Image courtesy of Prof Mark Taylor
Image courtesy of Prof Mark Taylor

New recommendations regarding blood lead levels

The National Health and Medical Research Council (NHMRC) released new recommendations regarding blood lead levels in Australia. The NHMRC now recommends the source of lead contamination be investigated if people, particularly children and pregnant women, display blood lead levels greater than 5 micrograms per decilitre. The last time the NHMRC lowered the recommended blood lead level was in 1993, when it went from 25 micrograms per decilitre to 10 micrograms per decilitre.

Emeritus Professor Brian Gulson of the Faculty of Science and Engineering was on the NHMRC committee that revised the blood lead standard. Professor Gulson pioneered applying lead isotopic analysis to lead contamination in the human body and the environment during his time at Macquarie University. Research into contemporary environmental lead contamination problems in Australian communities continues to be undertaken by Macquarie’s Professor Mark Taylor and his research team in the Department of Environmental Sciences. Professor Taylor has engaged actively in science-based advocacy in regard to his research and public policy.

Researchers at Macquarie advocated for an adjustment to the NHMRC recommendations in 2009. Three Macquarie researchers were included on the Perth Declaration – Professor Mark Taylor, Dr Carolyn Schniering (Dept of Psychology) and Emeritus Professor Brian Gulson.

Subsequent to that meeting, Professor Taylor along with the late Professor Chris Winder (Australian Catholic University) and Professor Bruce Lanphear (Simon Fraser University) executed a program of science-based advocacy and research to help drive change that included a research forum in 2012 at Macquarie University.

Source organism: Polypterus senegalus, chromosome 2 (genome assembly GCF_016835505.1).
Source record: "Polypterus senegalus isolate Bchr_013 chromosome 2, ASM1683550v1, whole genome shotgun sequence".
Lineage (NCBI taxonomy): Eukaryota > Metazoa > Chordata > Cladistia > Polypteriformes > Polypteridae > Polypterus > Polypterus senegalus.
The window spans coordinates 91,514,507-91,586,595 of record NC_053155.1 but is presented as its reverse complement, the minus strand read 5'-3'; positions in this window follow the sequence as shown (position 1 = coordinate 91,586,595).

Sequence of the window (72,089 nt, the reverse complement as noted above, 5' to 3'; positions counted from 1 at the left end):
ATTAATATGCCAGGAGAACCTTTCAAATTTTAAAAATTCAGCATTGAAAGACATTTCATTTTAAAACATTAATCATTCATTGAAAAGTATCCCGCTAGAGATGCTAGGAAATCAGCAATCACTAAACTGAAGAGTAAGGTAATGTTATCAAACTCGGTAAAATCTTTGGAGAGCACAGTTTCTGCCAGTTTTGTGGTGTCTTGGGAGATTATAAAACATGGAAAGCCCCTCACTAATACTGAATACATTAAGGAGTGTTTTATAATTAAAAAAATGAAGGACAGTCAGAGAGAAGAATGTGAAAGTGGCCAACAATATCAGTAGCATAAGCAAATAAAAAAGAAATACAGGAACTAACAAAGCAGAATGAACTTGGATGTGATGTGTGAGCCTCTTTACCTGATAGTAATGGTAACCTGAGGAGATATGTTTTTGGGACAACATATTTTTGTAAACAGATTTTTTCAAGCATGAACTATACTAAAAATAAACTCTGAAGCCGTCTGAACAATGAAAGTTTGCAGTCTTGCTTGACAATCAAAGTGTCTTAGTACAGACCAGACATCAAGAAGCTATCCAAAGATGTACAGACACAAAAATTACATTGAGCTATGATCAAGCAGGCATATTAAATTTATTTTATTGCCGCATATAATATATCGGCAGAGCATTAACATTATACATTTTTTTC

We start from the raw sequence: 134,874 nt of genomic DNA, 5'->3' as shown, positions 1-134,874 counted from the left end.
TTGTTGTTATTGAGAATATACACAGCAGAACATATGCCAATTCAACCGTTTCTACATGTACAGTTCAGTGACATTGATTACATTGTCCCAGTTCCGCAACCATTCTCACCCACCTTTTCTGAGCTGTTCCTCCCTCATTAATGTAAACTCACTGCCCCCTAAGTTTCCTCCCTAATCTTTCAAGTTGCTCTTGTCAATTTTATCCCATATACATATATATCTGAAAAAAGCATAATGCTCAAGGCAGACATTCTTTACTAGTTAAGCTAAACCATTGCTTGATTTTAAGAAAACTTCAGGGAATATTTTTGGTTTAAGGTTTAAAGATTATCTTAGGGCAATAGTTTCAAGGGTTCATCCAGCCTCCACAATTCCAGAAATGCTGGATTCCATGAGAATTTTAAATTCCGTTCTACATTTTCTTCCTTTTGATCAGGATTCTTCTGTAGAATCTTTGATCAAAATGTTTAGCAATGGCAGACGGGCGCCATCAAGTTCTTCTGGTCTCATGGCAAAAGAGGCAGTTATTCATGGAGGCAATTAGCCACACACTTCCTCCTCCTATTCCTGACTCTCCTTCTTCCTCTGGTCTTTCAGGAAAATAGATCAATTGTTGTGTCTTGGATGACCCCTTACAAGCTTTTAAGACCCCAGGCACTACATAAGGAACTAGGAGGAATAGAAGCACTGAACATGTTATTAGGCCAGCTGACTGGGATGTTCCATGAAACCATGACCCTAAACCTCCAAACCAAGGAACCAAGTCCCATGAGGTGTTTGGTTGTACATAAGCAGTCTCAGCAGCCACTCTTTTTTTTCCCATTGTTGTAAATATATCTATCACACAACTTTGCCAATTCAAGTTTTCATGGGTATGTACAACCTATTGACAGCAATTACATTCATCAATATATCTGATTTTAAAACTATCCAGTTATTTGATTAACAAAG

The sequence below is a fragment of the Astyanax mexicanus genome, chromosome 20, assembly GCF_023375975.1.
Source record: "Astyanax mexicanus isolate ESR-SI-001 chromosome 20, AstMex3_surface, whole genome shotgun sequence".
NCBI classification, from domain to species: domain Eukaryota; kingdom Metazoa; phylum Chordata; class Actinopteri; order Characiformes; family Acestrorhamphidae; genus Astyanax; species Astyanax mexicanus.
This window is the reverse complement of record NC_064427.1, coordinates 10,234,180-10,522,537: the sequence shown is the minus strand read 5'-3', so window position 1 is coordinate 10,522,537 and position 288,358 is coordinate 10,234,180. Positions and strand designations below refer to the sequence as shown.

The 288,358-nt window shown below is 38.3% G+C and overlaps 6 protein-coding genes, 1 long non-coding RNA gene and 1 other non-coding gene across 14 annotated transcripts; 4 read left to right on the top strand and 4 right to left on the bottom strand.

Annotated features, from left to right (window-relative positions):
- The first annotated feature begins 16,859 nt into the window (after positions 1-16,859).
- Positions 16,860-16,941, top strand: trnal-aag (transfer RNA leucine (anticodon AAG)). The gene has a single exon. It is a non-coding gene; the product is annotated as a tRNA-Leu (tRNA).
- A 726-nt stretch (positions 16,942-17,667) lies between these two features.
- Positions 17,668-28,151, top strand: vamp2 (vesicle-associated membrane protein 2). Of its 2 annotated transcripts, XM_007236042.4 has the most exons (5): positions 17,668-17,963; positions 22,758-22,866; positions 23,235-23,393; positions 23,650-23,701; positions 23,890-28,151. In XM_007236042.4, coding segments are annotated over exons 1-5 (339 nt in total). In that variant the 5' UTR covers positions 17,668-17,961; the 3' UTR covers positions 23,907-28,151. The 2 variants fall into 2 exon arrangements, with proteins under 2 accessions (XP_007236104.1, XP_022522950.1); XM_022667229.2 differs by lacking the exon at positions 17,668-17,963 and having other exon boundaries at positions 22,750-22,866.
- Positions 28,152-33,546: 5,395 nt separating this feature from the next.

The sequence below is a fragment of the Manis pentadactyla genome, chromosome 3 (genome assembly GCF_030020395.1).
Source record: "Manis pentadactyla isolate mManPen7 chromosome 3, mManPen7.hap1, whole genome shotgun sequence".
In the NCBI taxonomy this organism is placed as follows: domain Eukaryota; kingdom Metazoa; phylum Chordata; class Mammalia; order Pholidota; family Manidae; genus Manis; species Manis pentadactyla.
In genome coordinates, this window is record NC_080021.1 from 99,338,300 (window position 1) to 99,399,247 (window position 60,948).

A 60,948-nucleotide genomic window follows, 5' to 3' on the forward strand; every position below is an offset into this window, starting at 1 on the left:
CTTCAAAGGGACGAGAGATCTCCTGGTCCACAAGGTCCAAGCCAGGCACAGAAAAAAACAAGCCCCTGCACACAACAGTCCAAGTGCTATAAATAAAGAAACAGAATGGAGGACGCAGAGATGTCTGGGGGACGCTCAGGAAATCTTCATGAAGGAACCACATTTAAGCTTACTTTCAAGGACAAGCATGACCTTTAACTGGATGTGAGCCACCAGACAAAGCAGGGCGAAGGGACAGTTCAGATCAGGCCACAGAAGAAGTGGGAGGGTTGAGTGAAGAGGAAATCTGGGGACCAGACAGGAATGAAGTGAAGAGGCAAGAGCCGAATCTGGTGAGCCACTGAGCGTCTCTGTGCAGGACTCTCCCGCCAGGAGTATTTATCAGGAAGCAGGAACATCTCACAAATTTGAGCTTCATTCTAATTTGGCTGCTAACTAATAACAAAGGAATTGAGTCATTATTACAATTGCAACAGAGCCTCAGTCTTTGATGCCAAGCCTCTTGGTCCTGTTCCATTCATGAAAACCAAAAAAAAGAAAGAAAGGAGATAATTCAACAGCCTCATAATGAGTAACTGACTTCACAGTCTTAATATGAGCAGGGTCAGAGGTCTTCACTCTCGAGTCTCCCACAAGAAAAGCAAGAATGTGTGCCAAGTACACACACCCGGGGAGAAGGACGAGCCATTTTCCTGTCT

The change in the NHMRC recommendation is a milestone in public health for Australia. Macquarie University’s long term and consistent environmental research in the area of environmental lead contamination in humans and the environment has contributed to the evidence for policy change that will benefit children into the future.

Professor Mark Taylor welcomed the announcement but does not believe it goes far enough because the new policy focuses on managing suspected cases of lead exposure, rather than a universal reduction of ongoing contamination of lead exposure.

Professor Taylor and his research team continue to conduct research into the sources of lead contamination and Professor Taylor notes that the US Centers for Disease Control say “there is no evidence of a ‘threshold’ or safe exposure” for lead.

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